But am I snobbishly letting high cultural values into this most central of Vancouver pop culture discussions? Maybe, and despite my above concern about calling sports' teams "Redskins", etc., it still seems to me that what is wanted is a hockey team that can wear a somewhat subdued, classic, gentlemanly sporting outfit all the more to highlight the contrast when they pound an opponent into the boards. The paradoxical mix of high class and muscular sport is what we should want in our hockey team. It's almost like calling your tough guy lacrosse team the "Salmonbellies", ironically to mock your opponents. (The courageously "high class" New Westminster Salmonbellies took their name from the Vancouver fans who first mocked the river town team with that fishy sobriquet.)

What I find disappointing in the discussion so far, is the literalism behind the idea that one's uniform has to exactly express the dynamism of ice hockey, as if only heavy metal, and not romantic Opera, should serve as the stoppage time soundtrack to accompany games. Instead of this kind of literalism, we should learn that all symbolic meaning has a paradoxical, double-sided, nature, rooted in the mystery of how we can satisfactorily substitute signs or symbols for things and worldly experiences. Our use of symbols to structure our memory of shared experience is always something of a paradox. Done well, it's also the secular or human basis for great faith in our people, our team, our city, the compact with others that is ultimately rooted in our desire to share the same symbols, to understand the other guy without great linguistic fuss and conflict.

This is all something we discuss every Thursday, 7-9 pm, in the atrium of the central branch of the Vancouver Public Library, in front of Blenz Coffee. We wear blue scarves (especially in winter) to identify ourselves.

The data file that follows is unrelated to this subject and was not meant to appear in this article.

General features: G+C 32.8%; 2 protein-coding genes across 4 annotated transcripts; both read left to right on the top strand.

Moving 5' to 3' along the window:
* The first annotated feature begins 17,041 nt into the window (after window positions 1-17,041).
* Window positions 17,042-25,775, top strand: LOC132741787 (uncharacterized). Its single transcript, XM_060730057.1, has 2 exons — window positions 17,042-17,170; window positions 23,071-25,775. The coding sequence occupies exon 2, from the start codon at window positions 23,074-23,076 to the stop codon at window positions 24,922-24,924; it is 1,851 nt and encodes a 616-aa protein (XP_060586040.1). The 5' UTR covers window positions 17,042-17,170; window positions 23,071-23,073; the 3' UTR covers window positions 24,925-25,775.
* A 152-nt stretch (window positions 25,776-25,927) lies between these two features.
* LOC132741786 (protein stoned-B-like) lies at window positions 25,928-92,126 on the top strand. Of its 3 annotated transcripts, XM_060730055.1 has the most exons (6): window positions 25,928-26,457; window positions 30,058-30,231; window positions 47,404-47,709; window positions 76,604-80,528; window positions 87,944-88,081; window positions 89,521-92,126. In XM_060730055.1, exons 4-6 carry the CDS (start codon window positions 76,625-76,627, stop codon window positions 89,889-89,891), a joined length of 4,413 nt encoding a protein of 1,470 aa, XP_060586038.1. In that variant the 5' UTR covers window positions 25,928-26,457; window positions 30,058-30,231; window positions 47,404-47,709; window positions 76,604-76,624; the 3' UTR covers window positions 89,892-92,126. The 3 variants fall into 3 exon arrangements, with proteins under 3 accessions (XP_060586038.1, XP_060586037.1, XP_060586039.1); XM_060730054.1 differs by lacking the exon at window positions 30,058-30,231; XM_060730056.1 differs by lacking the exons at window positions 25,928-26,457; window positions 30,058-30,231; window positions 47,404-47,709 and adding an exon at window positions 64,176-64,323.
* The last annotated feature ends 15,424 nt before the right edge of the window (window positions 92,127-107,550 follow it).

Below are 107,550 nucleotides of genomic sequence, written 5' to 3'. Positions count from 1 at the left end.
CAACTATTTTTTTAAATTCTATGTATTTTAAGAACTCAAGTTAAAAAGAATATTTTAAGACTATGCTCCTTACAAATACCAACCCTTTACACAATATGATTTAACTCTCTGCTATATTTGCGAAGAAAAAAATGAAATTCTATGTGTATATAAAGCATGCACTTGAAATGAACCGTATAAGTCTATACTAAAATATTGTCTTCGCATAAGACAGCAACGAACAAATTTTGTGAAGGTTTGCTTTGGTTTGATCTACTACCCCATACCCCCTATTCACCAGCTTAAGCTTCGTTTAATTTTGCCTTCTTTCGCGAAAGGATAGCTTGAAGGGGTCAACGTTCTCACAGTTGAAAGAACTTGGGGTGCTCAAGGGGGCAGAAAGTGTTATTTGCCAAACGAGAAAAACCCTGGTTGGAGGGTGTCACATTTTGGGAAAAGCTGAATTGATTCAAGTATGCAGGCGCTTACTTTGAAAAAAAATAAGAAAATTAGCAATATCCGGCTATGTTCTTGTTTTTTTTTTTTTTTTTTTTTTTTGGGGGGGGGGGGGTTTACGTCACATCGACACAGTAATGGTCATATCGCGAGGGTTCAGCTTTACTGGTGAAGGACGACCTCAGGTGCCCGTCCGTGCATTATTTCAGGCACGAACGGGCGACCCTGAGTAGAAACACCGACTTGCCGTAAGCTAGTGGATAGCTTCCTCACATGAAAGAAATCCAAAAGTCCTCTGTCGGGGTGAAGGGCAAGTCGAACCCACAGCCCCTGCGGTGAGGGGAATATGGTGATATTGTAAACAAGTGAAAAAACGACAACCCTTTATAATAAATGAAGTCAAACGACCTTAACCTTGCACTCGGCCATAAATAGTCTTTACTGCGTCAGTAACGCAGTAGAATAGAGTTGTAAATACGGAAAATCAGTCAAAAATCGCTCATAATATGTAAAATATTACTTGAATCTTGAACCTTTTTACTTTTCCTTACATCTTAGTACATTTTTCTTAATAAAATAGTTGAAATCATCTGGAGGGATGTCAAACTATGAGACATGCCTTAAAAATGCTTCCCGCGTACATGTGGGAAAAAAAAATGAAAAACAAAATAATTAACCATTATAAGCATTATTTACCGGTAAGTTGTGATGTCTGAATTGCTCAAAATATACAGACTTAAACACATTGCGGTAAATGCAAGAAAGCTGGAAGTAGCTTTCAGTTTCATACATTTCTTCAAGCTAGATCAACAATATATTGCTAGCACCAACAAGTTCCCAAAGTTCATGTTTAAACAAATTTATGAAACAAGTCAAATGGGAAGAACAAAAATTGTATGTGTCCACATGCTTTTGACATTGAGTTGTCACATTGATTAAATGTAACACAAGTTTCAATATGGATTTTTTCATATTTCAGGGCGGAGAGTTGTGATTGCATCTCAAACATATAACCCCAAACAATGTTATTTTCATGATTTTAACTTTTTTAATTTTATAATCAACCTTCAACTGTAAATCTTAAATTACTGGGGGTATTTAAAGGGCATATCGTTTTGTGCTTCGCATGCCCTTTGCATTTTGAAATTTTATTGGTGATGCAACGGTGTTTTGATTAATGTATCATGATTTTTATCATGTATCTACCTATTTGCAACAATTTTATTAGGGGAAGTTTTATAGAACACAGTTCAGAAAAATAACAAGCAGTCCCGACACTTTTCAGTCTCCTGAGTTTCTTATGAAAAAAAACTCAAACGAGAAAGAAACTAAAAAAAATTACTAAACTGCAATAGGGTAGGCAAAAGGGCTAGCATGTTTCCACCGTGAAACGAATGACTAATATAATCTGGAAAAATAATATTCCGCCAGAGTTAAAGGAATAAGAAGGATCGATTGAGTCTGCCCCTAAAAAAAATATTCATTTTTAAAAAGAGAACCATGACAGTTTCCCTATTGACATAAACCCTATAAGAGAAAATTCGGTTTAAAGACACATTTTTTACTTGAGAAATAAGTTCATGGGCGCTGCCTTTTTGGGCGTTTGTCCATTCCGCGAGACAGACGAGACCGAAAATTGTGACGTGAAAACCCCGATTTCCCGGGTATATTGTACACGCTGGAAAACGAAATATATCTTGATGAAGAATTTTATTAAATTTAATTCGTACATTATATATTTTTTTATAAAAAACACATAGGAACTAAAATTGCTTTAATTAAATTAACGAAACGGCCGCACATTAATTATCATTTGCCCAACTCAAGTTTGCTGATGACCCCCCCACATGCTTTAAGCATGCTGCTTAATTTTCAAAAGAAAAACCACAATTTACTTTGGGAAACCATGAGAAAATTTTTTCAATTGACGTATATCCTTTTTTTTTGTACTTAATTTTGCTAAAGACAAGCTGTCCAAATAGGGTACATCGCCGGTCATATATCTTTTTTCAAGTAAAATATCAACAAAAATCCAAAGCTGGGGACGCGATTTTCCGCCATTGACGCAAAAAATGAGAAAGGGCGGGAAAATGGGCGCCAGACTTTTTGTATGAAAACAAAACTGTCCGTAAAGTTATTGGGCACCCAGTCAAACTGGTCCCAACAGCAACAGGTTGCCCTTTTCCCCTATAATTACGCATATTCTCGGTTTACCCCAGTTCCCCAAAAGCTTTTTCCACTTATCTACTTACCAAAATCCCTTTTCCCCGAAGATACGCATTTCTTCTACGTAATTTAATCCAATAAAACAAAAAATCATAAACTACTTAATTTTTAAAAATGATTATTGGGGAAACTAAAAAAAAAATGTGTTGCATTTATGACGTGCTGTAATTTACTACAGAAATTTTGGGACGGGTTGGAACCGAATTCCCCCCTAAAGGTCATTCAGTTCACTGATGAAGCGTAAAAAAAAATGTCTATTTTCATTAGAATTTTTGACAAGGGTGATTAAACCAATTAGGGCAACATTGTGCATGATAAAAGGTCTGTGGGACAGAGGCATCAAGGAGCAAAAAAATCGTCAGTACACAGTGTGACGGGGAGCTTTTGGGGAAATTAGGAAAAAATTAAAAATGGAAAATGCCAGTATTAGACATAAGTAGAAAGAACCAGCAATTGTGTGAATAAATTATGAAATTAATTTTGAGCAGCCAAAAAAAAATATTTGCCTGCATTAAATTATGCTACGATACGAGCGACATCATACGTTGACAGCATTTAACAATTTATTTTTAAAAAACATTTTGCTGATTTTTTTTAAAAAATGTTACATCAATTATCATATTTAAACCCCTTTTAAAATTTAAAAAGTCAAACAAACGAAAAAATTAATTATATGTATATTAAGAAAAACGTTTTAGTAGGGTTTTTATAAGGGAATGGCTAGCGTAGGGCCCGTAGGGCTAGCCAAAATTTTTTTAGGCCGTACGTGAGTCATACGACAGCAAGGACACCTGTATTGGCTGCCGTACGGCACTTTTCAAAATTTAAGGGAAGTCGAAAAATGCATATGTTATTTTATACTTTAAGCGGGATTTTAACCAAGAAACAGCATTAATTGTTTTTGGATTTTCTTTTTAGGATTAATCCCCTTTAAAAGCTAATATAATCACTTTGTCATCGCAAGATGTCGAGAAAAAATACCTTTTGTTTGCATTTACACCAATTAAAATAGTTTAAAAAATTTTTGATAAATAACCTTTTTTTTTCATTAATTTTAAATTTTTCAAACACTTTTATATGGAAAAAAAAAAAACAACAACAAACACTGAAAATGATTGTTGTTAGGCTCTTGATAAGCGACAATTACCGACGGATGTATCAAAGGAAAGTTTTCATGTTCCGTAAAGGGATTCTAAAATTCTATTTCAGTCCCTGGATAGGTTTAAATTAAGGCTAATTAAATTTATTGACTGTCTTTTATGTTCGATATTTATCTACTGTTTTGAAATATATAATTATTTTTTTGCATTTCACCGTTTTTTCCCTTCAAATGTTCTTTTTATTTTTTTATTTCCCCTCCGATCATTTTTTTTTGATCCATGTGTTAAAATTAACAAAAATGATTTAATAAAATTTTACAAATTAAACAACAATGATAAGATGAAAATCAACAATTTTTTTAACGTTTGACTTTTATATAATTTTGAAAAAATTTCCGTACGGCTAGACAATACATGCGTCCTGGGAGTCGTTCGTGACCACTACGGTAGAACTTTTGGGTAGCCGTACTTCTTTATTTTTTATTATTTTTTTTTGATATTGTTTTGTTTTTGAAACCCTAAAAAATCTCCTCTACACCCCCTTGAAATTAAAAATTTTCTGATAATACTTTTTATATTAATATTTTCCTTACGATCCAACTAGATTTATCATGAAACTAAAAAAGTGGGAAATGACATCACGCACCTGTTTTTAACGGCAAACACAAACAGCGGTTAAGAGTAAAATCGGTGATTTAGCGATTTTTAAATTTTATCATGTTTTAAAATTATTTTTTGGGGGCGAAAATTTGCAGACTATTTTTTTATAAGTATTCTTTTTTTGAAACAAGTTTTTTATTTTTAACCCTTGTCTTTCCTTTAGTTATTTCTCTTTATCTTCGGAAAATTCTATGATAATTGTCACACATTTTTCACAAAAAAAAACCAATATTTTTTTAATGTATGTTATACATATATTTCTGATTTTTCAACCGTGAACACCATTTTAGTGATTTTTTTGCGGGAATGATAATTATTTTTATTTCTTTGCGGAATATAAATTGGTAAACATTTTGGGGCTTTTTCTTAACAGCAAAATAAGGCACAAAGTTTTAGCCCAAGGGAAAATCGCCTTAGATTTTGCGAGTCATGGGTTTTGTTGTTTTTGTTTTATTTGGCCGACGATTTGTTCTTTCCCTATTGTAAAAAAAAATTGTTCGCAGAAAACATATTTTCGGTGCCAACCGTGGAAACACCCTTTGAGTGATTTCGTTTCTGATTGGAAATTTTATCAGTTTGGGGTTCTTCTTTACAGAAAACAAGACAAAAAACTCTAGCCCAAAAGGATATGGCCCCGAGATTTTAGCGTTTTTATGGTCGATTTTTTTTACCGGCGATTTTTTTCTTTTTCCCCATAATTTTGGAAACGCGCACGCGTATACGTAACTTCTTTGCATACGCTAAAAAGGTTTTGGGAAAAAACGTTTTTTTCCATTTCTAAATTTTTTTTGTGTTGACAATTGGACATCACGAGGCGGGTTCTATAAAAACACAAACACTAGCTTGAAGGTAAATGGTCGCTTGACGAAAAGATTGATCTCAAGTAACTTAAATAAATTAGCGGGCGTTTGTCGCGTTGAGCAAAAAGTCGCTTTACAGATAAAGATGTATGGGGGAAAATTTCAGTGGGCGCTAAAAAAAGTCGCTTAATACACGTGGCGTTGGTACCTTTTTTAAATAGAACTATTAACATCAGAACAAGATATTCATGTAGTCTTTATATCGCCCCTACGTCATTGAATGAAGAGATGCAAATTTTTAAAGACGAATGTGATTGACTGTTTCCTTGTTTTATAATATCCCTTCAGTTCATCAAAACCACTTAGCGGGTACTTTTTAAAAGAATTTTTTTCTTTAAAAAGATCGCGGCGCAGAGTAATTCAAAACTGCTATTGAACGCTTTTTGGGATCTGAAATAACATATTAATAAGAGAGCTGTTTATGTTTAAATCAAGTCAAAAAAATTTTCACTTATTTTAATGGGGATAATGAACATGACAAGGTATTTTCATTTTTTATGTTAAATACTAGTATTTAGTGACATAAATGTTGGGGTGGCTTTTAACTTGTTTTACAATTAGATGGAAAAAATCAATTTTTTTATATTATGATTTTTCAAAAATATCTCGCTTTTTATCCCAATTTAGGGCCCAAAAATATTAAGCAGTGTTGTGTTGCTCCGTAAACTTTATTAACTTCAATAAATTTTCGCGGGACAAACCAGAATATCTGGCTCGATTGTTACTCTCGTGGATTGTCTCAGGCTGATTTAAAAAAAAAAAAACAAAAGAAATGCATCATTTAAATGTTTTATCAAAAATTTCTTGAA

But we really meet because we know that in future what holds our city and nation together cannot be something dictated from on high by some kind of elite. High culture basically ended in the twentieth century because it was discovered that the effort to channel all of a modern nation's energies behind a few elitist symbols - some essential vision of the nation - was a recipe for the most horrific kind of wars. In the wake of high culture's decline, what are we left with? Can we just refuse all answers, except for an embrace of "multiculturalism" and moral relativism? Or do we still need some kind "covenant", some national compact, some shared understandings to bond us politically and ethically and make our country work, so that people can trust and understand each other and not live in fear of a massive decline in community standards?

At Covenant Zone, we think the answer to this last question is yes. And yet the work of giving substance to the affirmative answer can no longer come from on high, from elites; it cannot be produced by grants from the Canada Council or from Canada's Social Sciences and Humanities Research Council.

The answer can only come from ordinary people taking it upon themselves to represent and perform, in the various decentralized contexts in which we now work and live, the covenant by which we will come to know and trust each other. That is what our Covenant Zone - which you may join, or start your own - exists to teach its members, through the shared discussion of some ordinary nobodies in this great city of ours.

It seems to me that the passion that can bring out 6,000 people to the unveiling of a hockey jersey is really a passion to build the kind of civic and national covenant that it is our goal, every Thursday night, to talk about. Why not consider joining us? I think if the new people's covenant develops more momentum, I can give up the Oprah "key word" gimmicks and my sad lonely dream of appearing with O. on a check-out counter tabloid.

No comments: